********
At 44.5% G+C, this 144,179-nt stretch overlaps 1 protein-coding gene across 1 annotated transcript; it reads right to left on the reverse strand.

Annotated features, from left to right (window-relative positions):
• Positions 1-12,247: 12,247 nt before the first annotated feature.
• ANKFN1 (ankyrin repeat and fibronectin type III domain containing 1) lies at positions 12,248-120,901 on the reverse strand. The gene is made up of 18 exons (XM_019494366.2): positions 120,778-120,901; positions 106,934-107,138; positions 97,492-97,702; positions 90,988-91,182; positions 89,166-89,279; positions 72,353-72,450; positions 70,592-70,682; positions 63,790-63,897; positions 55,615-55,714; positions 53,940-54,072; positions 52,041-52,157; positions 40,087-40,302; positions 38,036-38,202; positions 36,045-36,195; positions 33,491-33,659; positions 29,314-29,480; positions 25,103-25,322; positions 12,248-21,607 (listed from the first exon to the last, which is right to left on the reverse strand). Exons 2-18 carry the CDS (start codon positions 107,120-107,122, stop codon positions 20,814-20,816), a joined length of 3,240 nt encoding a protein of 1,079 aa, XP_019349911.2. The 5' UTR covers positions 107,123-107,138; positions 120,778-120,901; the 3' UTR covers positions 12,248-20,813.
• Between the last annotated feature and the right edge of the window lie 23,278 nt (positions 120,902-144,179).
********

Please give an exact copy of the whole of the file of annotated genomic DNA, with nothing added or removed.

At 44.5% G+C, this 144,179-nt stretch overlaps 1 protein-coding gene across 1 annotated transcript; it reads right to left on the reverse strand.

Annotated features, from left to right (window-relative positions):
• Positions 1-12,247: 12,247 nt before the first annotated feature.
• ANKFN1 (ankyrin repeat and fibronectin type III domain containing 1) lies at positions 12,248-120,901 on the reverse strand. The gene is made up of 18 exons (XM_019494366.2): positions 120,778-120,901; positions 106,934-107,138; positions 97,492-97,702; positions 90,988-91,182; positions 89,166-89,279; positions 72,353-72,450; positions 70,592-70,682; positions 63,790-63,897; positions 55,615-55,714; positions 53,940-54,072; positions 52,041-52,157; positions 40,087-40,302; positions 38,036-38,202; positions 36,045-36,195; positions 33,491-33,659; positions 29,314-29,480; positions 25,103-25,322; positions 12,248-21,607 (listed from the first exon to the last, which is right to left on the reverse strand). Exons 2-18 carry the CDS (start codon positions 107,120-107,122, stop codon positions 20,814-20,816), a joined length of 3,240 nt encoding a protein of 1,079 aa, XP_019349911.2. The 5' UTR covers positions 107,123-107,138; positions 120,778-120,901; the 3' UTR covers positions 12,248-20,813.
• Between the last annotated feature and the right edge of the window lie 23,278 nt (positions 120,902-144,179).